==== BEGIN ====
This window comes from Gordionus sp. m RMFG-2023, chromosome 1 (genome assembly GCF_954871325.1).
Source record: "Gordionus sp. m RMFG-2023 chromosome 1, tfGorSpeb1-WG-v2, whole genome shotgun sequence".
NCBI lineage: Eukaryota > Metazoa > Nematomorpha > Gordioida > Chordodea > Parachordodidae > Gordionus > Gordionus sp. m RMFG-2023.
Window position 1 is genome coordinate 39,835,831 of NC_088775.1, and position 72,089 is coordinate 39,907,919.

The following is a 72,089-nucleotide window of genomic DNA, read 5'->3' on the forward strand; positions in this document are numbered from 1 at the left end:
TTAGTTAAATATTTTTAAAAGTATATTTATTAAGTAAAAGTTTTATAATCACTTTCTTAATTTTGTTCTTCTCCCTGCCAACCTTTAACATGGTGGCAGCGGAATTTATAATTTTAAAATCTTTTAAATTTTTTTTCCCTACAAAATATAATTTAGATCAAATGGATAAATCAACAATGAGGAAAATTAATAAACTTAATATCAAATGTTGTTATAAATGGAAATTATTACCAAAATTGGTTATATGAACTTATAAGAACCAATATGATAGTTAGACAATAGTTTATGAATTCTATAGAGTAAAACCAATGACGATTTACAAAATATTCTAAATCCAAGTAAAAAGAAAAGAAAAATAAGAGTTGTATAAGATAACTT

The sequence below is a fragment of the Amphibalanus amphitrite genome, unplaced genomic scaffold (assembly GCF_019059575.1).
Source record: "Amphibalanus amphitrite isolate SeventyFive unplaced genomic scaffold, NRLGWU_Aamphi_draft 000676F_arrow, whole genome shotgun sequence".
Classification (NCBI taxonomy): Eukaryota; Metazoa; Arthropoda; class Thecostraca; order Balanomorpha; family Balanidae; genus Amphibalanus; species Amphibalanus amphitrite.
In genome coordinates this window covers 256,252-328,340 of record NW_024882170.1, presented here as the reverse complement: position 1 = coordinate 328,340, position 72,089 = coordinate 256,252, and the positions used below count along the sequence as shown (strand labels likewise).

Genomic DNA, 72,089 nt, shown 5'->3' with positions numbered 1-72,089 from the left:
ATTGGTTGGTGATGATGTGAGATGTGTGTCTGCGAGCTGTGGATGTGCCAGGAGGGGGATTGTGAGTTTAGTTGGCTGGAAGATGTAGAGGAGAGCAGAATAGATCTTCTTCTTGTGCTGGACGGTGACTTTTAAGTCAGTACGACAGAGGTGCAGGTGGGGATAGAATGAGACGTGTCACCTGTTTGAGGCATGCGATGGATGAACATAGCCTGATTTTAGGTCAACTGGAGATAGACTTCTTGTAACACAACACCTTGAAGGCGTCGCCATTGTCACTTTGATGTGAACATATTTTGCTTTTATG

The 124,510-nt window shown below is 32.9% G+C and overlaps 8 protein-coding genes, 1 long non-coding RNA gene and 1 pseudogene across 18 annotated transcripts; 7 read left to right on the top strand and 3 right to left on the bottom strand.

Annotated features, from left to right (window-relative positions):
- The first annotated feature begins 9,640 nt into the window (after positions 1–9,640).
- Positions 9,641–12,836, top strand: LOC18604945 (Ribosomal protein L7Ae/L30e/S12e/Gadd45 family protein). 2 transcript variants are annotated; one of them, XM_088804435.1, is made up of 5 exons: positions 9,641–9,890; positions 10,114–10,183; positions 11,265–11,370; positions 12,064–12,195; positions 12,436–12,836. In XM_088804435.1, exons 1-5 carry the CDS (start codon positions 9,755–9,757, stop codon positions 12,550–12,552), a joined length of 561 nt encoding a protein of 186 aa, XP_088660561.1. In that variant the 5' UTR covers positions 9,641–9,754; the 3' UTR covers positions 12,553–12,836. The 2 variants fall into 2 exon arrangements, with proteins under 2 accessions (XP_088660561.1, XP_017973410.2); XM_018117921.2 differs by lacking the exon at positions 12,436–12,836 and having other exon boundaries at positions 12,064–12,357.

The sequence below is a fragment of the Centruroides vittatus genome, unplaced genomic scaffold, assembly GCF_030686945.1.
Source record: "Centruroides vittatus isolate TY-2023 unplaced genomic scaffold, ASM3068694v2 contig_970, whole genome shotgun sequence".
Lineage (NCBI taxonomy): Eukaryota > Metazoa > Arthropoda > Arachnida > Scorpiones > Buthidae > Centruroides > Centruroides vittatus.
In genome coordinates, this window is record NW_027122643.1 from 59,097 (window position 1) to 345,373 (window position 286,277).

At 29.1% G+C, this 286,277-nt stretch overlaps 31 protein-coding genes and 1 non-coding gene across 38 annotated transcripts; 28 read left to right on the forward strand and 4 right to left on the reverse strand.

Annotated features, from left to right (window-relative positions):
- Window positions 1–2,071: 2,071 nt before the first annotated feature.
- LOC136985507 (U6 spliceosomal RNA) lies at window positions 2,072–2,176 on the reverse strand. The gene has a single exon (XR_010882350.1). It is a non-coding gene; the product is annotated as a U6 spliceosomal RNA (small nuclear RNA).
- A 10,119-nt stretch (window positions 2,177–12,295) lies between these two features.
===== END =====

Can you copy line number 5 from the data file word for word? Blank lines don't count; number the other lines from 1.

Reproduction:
The following is a 72,089-nucleotide window of genomic DNA, read 5'->3' on the forward strand; positions in this document are numbered from 1 at the left end: